Specimen Collection for Agricultural Health Study Cohort Pesticide Exposure Study
|First Received Date ICMJE||June 5, 2010|
|Last Updated Date||November 10, 2015|
|Start Date ICMJE||May 2010|
|Primary Completion Date||Not Provided|
|Current Primary Outcome Measures ICMJE
||No intervention; looking for associations between MGUS and specific pesticides within the AHS cohort and whether selected biomarkers are associated with excess MGUS [ Time Frame: Most participants receive specimen collection at one time-point (home visit); selected participants receive specimen collection at three time-points (home-visit) ] [ Designated as safety issue: No ]|
|Original Primary Outcome Measures ICMJE||Not Provided|
|Change History||Complete list of historical versions of study NCT01139476 on ClinicalTrials.gov Archive Site|
|Current Secondary Outcome Measures ICMJE
||Establish a resource with the remaining biospecimens collected from the participants of the MGUS study that will be used to evaluate the biological plausibility and the mechanism-of-action of associations between pesticides and cancers in earlie...|
|Original Secondary Outcome Measures ICMJE||Not Provided|
|Current Other Outcome Measures ICMJE||Not Provided|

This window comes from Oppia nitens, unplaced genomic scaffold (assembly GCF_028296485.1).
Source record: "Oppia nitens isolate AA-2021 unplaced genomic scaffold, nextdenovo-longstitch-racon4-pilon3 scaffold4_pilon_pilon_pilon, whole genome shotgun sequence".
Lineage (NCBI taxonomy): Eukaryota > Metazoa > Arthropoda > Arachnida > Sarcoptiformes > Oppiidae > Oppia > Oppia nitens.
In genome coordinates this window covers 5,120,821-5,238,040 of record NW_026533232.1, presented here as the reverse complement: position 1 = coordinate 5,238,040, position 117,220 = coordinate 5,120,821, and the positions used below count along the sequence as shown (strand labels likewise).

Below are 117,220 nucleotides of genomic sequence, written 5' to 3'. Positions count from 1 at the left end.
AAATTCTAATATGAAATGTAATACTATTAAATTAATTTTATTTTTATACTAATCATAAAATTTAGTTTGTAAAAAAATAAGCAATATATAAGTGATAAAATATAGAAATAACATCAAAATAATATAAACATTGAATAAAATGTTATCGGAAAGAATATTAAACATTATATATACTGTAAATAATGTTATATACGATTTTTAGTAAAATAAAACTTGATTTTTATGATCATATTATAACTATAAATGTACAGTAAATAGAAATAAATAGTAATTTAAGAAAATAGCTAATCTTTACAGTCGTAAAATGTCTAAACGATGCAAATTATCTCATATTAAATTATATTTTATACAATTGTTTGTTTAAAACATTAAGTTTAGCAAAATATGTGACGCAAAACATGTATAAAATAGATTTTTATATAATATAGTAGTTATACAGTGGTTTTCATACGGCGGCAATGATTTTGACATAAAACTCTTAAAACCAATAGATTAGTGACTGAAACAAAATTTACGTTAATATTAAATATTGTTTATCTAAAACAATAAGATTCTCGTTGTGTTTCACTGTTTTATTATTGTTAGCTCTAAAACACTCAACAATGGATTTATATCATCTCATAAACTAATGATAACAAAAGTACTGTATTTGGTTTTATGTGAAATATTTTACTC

|Original Other Outcome Measures ICMJE||Not Provided|
|Brief Title ICMJE||Specimen Collection for Agricultural Health Study Cohort Pesticide Exposure Study|
|Official Title ICMJE||Study of Biomarkers of Exposure and Effects in Agriculture|
- Multiple myeloma (MM), a type of cancer that affects the white blood cells, is often preceded by a precancerous disorder known as monoclonal gammopathy of undetermined significance (MGUS). Farmers and other agricultural workers have a higher risk of developing MGUS and MM, possibly because of their exposure to certain pesticides. Researchers are interested in studying biological specimens taken from participants in the Agricultural Health Study specifically, pesticide applicators at least 50 years of age who do not have cancer to better understand the development of MGUS and MM.